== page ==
Many fad diets focus on which foods you should eliminate from your daily eating habits. Instead of removing “bad” foods, focus on including healthy foods that should be a part of any balanced diet. The healthiest foods are minimally processed, nutrient dense, contain no added sugar and are often a source of phytonutrients. The United States Department of Agriculture -- USDA -- states that consuming foods with phytonutrients is effective in reducing cancer and heart disease risk. Eating a variety of healthy foods high in fiber will allow you to ensure adequate nutrient intake and avoid overeating as well.
Extremely low in calories, spinach is one of the most nutrient-dense foods you can eat. One cup of boiled spinach contains only 41 calories, but it is a great source of over 13 vitamins and minerals -- including Vitamins A, C, E, and K, folate, and manganese. Spinach also contains flavonoids, which are plant compounds that may help prevent cancer.
Like spinach, broccoli is high in fiber and low in calories. Full of cancer-fighting phytonutrients, broccoli is a versatile vegetable that adds large servings of Vitamins C and K to your diet. Eat broccoli raw or steamed. According to a recent study in the Journal of Zhejiang University, steaming broccoli is the best way to retain nutrients when cooking.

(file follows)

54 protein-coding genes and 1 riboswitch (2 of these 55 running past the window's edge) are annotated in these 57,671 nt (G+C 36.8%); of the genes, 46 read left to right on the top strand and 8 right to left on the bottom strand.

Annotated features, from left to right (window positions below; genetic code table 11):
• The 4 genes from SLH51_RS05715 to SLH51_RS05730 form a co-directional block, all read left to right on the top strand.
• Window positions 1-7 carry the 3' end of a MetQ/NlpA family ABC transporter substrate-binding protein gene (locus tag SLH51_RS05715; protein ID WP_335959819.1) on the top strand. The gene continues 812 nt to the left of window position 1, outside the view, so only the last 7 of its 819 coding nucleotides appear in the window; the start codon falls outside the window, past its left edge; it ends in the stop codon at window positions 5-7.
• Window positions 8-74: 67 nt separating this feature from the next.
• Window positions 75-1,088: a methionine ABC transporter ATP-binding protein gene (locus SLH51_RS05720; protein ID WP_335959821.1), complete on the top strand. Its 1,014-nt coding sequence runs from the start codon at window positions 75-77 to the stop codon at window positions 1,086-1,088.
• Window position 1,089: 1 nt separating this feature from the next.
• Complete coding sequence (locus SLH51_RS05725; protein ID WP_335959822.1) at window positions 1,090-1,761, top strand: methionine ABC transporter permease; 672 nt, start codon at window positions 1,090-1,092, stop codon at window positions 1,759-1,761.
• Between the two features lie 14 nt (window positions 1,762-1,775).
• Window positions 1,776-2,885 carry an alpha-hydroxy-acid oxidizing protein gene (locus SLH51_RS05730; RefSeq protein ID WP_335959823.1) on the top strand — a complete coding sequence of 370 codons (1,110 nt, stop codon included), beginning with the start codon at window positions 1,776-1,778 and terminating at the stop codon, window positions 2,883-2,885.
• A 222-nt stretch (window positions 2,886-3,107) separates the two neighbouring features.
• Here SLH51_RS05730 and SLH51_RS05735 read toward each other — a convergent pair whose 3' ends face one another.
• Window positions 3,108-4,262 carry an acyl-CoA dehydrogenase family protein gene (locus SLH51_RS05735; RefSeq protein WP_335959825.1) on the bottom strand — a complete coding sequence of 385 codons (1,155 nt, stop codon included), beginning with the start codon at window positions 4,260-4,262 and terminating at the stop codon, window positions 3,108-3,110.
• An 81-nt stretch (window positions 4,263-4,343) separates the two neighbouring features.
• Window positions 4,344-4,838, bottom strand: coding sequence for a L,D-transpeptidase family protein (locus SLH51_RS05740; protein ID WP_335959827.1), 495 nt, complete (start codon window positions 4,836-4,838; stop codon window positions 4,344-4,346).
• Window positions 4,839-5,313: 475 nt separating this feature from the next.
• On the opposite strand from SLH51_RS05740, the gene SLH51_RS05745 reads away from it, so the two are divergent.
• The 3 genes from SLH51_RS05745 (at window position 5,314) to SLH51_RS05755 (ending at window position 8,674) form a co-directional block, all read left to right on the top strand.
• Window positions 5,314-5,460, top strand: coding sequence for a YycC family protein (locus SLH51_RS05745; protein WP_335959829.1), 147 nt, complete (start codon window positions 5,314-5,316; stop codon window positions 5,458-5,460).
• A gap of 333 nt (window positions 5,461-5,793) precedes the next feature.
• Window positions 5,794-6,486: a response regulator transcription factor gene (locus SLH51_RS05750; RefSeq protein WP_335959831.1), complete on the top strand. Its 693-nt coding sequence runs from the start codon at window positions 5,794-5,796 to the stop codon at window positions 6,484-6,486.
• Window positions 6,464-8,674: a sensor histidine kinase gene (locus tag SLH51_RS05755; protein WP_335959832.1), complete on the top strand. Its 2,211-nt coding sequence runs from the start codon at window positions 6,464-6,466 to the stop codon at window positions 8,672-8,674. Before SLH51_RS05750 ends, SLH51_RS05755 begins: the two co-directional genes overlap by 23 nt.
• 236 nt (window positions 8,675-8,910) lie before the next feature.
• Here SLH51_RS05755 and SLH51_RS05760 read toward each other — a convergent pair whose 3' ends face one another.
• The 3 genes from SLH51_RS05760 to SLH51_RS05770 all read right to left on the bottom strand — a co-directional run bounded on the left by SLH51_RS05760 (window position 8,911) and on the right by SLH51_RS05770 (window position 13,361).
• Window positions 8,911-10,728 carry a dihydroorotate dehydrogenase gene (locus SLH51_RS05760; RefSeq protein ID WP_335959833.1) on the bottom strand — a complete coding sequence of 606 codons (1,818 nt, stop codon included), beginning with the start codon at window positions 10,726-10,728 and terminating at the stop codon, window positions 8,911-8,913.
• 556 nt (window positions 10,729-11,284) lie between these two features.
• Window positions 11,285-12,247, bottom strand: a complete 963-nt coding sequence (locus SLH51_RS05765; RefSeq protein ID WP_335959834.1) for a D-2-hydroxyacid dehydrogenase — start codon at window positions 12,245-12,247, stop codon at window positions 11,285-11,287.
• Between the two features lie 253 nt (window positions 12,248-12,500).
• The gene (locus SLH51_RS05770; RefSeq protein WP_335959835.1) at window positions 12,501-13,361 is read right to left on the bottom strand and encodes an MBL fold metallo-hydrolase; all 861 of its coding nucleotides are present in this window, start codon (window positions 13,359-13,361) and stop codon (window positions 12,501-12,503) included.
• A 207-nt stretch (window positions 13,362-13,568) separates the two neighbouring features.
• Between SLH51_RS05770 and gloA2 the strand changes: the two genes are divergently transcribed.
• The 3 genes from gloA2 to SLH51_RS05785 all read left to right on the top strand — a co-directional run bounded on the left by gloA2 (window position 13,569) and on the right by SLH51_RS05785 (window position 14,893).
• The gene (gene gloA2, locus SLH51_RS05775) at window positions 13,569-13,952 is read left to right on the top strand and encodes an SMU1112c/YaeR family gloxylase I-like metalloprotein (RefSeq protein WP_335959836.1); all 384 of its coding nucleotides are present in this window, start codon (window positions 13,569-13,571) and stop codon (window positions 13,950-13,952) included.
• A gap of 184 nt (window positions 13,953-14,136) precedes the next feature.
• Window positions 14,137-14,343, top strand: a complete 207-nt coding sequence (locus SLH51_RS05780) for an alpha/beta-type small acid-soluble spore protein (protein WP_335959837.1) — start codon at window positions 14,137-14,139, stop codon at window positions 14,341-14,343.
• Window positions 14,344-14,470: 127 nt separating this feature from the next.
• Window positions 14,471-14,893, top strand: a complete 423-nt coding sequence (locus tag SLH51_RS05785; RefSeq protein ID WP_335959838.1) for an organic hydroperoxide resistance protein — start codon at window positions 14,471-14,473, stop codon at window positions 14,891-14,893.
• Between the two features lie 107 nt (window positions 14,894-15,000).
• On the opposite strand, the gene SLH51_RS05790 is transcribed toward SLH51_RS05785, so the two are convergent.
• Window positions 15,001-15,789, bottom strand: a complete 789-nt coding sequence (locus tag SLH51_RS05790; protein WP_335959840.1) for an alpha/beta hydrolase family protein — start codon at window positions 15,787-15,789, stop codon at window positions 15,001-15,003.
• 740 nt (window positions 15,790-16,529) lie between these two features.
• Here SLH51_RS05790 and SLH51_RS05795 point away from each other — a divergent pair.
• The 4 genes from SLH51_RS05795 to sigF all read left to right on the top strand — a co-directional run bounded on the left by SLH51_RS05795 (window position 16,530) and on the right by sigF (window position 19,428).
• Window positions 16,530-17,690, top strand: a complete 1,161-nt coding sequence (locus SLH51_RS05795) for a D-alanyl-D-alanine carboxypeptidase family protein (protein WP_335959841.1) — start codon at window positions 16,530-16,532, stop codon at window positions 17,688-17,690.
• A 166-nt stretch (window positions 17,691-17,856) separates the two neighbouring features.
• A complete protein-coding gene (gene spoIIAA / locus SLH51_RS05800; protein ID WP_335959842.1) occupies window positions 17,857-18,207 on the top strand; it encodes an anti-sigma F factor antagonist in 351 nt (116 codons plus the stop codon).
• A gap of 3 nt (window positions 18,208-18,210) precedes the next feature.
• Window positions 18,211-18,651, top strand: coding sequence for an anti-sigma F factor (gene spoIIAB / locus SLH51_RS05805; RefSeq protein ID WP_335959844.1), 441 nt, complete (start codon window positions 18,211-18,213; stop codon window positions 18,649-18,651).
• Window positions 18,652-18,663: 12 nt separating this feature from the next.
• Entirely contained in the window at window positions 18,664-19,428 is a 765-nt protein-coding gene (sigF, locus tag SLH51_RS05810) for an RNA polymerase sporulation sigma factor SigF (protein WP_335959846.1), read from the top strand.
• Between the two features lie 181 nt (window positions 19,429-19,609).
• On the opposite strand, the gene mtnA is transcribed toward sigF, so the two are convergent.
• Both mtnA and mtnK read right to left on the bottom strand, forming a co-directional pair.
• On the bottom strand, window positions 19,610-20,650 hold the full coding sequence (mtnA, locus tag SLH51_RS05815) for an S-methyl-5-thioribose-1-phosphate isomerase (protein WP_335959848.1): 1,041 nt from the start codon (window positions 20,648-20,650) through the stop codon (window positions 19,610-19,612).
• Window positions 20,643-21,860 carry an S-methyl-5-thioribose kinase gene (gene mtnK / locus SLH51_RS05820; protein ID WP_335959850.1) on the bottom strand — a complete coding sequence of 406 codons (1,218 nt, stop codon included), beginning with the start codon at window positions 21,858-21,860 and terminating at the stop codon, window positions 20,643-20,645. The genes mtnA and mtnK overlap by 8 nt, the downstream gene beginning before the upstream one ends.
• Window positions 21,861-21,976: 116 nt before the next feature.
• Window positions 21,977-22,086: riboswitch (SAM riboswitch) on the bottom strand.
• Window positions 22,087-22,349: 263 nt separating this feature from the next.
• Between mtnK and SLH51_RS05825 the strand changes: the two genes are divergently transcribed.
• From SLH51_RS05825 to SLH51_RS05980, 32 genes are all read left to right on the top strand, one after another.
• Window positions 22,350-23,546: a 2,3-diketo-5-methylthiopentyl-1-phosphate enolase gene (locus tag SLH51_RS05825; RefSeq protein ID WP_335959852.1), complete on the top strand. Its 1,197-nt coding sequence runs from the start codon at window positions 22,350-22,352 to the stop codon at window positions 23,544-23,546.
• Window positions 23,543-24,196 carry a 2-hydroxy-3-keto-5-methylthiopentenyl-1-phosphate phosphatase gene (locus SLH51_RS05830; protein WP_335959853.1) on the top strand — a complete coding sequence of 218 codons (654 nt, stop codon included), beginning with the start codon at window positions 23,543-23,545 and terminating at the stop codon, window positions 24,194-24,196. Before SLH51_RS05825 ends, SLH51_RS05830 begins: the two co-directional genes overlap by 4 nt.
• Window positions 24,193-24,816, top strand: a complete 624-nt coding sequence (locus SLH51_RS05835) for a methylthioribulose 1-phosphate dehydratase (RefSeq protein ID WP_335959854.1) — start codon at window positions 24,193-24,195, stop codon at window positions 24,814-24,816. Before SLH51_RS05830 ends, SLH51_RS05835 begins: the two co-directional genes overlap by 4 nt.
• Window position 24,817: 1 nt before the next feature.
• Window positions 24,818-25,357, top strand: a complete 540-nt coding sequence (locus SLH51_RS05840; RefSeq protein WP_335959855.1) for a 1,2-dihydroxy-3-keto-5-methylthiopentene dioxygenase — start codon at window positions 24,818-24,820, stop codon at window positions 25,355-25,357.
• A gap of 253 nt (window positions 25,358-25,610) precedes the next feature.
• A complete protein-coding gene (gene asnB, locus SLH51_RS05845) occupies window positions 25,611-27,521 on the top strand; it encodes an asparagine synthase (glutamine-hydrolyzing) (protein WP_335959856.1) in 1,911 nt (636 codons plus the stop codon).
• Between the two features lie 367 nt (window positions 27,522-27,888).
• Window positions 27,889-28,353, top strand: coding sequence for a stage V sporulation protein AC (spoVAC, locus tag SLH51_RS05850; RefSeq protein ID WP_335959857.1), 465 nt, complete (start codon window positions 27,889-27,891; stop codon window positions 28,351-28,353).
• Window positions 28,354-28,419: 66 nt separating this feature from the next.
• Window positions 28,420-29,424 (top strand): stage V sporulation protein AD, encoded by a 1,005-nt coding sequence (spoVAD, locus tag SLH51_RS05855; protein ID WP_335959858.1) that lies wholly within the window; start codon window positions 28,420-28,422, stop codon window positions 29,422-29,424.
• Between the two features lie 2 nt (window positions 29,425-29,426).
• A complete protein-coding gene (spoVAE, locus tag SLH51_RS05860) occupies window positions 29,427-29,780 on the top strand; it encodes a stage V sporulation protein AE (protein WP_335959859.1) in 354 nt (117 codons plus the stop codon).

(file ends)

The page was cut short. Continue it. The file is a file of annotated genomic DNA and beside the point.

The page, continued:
Tomatoes are a primary source of lycopene, a powerful antioxidant. When buying tomato products, avoid ketchup and pasta sauces with added sugar and corn syrup.
Blueberries contain high amounts of antioxidants, compounds that counteract damaging free radicals in the body. Blueberries are also a good source of fiber and are lower in sugar than many other fruits. Other healthy berries include strawberries, raspberries and blackberries.
Not commonly used in the United States, quinoa is a South American plant high in fiber and complete protein. As a source of whole grains, quinoa is higher in many nutrients -- including manganese and magnesium -- than similar grains like rice and oatmeal. Use as a breakfast substitute with fruit or as a side dish at dinner instead of pasta or rice.
Part of the legume family, beans are one of the best vegetarian sources of complete protein. Beans are high in fiber and also full of iron and B vitamins, which play a key role in energy metabolism.
Higher in calories than other healthy foods, nuts are a key source of healthy monounsaturated and polyunsaturated fat. Some nuts like almonds also provide an additional fiber boost.
Long used by athletes, flaxseeds are becoming more recognized as a healthy plant source of omega 3 fatty acids. A vegetarian alternative to fish oil, whole flaxseeds also provide protein and fiber.